He put his hat upon the floor, and took it. And he trembled as he took it, from head to foot.
'Is it a girl?'
He put his hand before its little face.
'See how weak I'm grown, Margaret, when I want the courage to look at it! Let her be, a moment. I won't hurt her. It's long ago, but--What's her name?'
'Margaret,' she answered, quickly.
'I'm glad of that,' he said. 'I'm glad of that!' He seemed to breathe more freely; and after pausing for an instant, took away his hand, and looked upon the infant's face. But covered it again, immediately.
'Margaret!' he said; and gave her back the child. 'It's Lilian's.'
'I held the same face in my arms when Lilian's mother died and left her.'
'When Lilian's mother died and left her!' she repeated, wildly.
'How shrill you speak! Why do you fix your eyes upon me so? Margaret!'
She sunk down in a chair, and pressed the infant to her breast, and wept over it. Sometimes, she released it from her embrace, to look anxiously in its face: then strained it to her bosom again. At those times, when she gazed upon it, then it was that something fierce and terrible began to mingle with her love. Then it was that her old father quailed.
'Follow her!' was sounded through the house. 'Learn it, from the creature dearest to your heart!'
'Margaret,' said Fern, bending over her, and kissing her upon the brow: 'I thank you for the last time. Good night. Good bye! Put your hand in mine, and tell me you'll forget me from this hour, and try to think the end of me was here.'
'What have you done?' she asked again.
'There'll be a Fire to-night,' he said, removing from her. 'There'll be Fires this winter-time, to light the dark nights, East, West, North, and South. When you see the distant sky red, they'll be blazing. When you see the distant sky red, think of me no more; or, if you do, remember what a Hell was lighted up inside of me, and think you see its flames reflected in the clouds. Good night. Good bye!' She called to him; but he was gone. She sat down stupefied, until her infant roused her to a sense of hunger, cold, and darkness. She paced the room with it the livelong night, hushing it and soothing it. She said at intervals, 'Like Lilian, when her mother died and left her!' Why was her step so quick, her eye so wild, her love so fierce and terrible, whenever she repeated those words?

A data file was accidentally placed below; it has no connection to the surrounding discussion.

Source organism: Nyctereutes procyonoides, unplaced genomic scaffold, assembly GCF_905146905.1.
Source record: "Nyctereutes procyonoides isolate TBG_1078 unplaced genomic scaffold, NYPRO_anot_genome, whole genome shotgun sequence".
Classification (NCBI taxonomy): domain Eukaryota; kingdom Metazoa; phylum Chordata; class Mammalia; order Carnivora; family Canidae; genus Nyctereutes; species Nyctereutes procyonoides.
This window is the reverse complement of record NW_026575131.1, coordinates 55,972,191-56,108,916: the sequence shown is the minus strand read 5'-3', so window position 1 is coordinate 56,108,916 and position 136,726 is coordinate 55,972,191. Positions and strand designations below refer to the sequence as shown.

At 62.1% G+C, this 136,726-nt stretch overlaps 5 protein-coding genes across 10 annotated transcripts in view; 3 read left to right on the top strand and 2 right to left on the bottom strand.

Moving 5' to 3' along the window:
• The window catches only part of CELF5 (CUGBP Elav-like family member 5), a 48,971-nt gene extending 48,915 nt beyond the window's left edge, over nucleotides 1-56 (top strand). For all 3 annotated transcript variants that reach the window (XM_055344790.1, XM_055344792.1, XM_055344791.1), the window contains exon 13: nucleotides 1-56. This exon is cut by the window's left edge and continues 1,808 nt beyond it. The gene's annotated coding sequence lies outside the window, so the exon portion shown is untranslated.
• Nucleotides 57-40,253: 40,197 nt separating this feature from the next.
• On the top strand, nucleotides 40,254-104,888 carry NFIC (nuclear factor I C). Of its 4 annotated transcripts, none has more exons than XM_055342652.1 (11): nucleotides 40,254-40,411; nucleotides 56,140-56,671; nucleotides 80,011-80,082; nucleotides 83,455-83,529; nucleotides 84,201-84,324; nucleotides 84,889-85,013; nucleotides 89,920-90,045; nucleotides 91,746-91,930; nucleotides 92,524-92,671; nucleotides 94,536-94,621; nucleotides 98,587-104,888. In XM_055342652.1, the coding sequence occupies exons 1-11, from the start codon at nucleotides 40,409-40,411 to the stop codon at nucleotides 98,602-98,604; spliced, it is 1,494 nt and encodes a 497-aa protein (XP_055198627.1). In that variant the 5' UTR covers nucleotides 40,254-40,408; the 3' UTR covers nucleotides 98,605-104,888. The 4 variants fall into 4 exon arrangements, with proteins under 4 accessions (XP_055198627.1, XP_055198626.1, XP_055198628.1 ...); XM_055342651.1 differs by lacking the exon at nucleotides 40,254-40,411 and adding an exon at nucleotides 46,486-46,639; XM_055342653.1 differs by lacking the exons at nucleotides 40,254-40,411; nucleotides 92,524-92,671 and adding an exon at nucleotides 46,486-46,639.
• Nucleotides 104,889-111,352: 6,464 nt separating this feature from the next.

'But, it is Love,' said Trotty. 'It is Love. She'll never cease to love it. My poor Meg!'
She dressed the child next morning with unusual care--ah, vain expenditure of care upon such squalid robes!--and once more tried to find some means of life. It was the last day of the Old Year. She tried till night, and never broke her fast. She tried in vain.
She mingled with an abject crowd, who tarried in the snow, until it pleased some officer appointed to dispense the public charity (the lawful charity; not that once preached upon a Mount), to call them in, and question them, and say to this one, 'Go to such a place,' to that one, 'Come next week;' to make a football of another wretch, and pass him here and there, from hand to hand, from house to house, until he wearied and lay down to die; or started up and robbed, and so became a higher sort of criminal, whose claims allowed of no delay. Here, too, she failed.